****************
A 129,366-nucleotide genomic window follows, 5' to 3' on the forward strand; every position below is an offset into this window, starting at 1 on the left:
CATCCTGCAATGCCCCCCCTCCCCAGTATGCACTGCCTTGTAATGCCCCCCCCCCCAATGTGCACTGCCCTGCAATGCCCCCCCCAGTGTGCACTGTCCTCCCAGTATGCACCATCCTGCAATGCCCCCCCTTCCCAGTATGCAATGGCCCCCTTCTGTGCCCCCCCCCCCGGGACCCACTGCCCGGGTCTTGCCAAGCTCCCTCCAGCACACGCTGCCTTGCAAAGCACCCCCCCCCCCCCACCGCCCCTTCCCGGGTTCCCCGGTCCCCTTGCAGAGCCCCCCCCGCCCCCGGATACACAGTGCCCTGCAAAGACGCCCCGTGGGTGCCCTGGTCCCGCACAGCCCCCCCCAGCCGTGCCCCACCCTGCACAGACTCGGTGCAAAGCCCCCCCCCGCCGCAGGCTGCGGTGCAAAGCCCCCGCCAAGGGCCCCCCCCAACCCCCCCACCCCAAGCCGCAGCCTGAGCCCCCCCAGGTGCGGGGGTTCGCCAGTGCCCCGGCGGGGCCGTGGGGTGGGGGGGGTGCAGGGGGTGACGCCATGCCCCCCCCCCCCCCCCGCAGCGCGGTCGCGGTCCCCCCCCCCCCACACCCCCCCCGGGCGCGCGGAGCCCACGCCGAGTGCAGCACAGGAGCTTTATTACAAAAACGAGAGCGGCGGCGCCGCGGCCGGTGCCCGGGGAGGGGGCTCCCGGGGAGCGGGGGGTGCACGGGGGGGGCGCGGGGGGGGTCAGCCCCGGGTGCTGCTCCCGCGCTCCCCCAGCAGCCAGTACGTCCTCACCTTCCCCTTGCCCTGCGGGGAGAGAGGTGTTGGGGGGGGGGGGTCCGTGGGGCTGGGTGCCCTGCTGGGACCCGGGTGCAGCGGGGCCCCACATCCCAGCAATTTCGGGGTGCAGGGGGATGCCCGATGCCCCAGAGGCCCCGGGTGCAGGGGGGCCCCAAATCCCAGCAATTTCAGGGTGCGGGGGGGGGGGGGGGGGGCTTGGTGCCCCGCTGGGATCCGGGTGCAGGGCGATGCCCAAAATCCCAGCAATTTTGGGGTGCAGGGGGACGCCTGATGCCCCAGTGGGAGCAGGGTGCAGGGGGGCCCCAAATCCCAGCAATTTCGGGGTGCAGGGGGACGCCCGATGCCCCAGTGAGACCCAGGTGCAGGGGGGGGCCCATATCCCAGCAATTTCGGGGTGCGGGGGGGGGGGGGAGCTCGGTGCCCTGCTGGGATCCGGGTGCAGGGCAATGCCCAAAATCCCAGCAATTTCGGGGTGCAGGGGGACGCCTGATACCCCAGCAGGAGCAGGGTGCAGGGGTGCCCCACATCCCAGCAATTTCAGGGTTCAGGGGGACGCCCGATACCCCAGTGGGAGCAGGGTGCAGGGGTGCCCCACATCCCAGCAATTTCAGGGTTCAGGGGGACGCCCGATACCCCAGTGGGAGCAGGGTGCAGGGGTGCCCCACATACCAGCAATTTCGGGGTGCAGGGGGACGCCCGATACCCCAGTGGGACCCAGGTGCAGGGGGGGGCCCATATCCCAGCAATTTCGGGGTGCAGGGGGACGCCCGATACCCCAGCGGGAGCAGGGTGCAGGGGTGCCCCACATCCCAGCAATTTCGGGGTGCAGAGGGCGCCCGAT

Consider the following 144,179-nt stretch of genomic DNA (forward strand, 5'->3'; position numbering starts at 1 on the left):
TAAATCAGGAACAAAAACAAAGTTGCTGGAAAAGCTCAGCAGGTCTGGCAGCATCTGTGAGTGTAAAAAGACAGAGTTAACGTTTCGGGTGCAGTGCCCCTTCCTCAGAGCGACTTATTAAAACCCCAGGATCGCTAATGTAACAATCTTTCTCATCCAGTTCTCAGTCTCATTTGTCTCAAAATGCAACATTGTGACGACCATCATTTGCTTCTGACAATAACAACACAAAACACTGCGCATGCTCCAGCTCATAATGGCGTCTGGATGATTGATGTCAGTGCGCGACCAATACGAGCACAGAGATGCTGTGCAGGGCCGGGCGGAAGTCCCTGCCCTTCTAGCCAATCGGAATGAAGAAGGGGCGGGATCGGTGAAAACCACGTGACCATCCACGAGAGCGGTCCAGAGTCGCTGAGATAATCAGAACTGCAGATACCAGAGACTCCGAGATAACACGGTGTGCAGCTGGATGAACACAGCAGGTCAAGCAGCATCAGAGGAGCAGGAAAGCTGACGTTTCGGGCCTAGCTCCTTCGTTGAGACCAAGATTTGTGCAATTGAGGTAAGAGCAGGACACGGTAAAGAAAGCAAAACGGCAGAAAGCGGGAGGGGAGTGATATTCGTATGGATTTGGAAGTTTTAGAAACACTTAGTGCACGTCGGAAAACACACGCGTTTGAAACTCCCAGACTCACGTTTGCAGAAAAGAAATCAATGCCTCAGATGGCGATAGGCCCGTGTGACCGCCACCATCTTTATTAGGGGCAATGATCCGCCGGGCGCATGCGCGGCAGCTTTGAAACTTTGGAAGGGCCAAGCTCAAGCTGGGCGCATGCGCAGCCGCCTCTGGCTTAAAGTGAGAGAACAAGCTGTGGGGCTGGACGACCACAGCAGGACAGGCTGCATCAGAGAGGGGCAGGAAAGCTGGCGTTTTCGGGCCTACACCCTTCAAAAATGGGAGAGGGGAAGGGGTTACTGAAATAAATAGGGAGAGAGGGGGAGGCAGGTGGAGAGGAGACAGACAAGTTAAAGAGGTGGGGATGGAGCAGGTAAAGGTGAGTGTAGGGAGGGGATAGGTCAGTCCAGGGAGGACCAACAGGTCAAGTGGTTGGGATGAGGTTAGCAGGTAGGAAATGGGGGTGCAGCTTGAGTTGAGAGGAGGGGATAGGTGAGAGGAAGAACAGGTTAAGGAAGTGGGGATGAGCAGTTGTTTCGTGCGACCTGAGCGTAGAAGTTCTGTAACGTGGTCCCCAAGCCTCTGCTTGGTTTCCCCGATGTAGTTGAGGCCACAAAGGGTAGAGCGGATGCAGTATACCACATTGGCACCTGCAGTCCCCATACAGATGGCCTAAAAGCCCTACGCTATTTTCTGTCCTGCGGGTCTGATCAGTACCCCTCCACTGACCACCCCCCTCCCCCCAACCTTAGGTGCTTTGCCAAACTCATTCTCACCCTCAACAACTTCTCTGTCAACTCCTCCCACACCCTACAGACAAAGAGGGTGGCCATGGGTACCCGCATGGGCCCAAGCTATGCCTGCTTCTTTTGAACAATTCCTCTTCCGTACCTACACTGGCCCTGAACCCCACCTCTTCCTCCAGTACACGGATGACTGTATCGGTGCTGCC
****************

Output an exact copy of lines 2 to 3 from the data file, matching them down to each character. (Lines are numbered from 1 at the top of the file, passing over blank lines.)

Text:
CATCCTGCAATGCCCCCCCTCCCCAGTATGCACTGCCTTGTAATGCCCCCCCCCCCAATGTGCACTGCCCTGCAATGCCCCCCCCAGTGTGCACTGTCCTCCCAGTATGCACCATCCTGCAATGCCCCCCCTTCCCAGTATGCAATGGCCCCCTTCTGTGCCCCCCCCCCCGGGACCCACTGCCCGGGTCTTGCCAAGCTCCCTCCAGCACACGCTGCCTTGCAAAGCACCCCCCCCCCCCCACCGCCCCTTCCCGGGTTCCCCGGTCCCCTTGCAGAGCCCCCCCCGCCCCCGGATACACAGTGCCCTGCAAAGACGCCCCGTGGGTGCCCTGGTCCCGCACAGCCCCCCCCAGCCGTGCCCCACCCTGCACAGACTCGGTGCAAAGCCCCCCCCCGCCGCAGGCTGCGGTGCAAAGCCCCCGCCAAGGGCCCCCCCCAACCCCCCCACCCCAAGCCGCAGCCTGAGCCCCCCCAGGTGCGGGGGTTCGCCAGTGCCCCGGCGGGGCCGTGGGGTGGGGGGGGTGCAGGGGGTGACGCCATGCCCCCCCCCCCCCCCCGCAGCGCGGTCGCGGTCCCCCCCCCCCCACACCCCCCCCGGGCGCGCGGAGCCCACGCCGAGTGCAGCACAGGAGCTTTATTACAAAAACGAGAGCGGCGGCGCCGCGGCCGGTGCCCGGGGAGGGGGCTCCCGGGGAGCGGGGGGTGCACGGGGGGGGCGCGGGGGGGGTCAGCCCCGGGTGCTGCTCCCGCGCTCCCCCAGCAGCCAGTACGTCCTCACCTTCCCCTTGCCCTGCGGGGAGAGAGGTGTTGGGGGGGGGGGGTCCGTGGGGCTGGGTGCCCTGCTGGGACCCGGGTGCAGCGGGGCCCCACATCCCAGCAATTTCGGGGTGCAGGGGGATGCCCGATGCCCCAGAGGCCCCGGGTGCAGGGGGGCCCCAAATCCCAGCAATTTCAGGGTGCGGGGGGGGGGGGGGGGGGCTTGGTGCCCCGCTGGGATCCGGGTGCAGGGCGATGCCCAAAATCCCAGCAATTTTGGGGTGCAGGGGGACGCCTGATGCCCCAGTGGGAGCAGGGTGCAGGGGGGCCCCAAATCCCAGCAATTTCGGGGTGCAGGGGGACGCCCGATGCCCCAGTGAGACCCAGGTGCAGGGGGGGGCCCATATCCCAGCAATTTCGGGGTGCGGGGGGGGGGGGGAGCTCGGTGCCCTGCTGGGATCCGGGTGCAGGGCAATGCCCAAAATCCCAGCAATTTCGGGGTGCAGGGGGACGCCTGATACCCCAGCAGGAGCAGGGTGCAGGGGTGCCCCACATCCCAGCAATTTCAGGGTTCAGGGGGACGCCCGATACCCCAGTGGGAGCAGGGTGCAGGGGTGCCCCACATCCCAGCAATTTCAGGGTTCAGGGGGACGCCCGATACCCCAGTGGGAGCAGGGTGCAGGGGTGCCCCACATACCAGCAATTTCGGGGTGCAGGGGGACGCCCGATACCCCAGTGGGACCCAGGTGCAGGGGGGGGCCCATATCCCAGCAATTTCGGGGTGCAGGGGGACGCCCGATACCCCAGCGGGAGCAGGGTGCAGGGGTGCCCCACATCCCAGCAATTTCGGGGTGCAGAGGGCGCCCGAT

Consider the following 144,179-nt stretch of genomic DNA (forward strand, 5'->3'; position numbering starts at 1 on the left):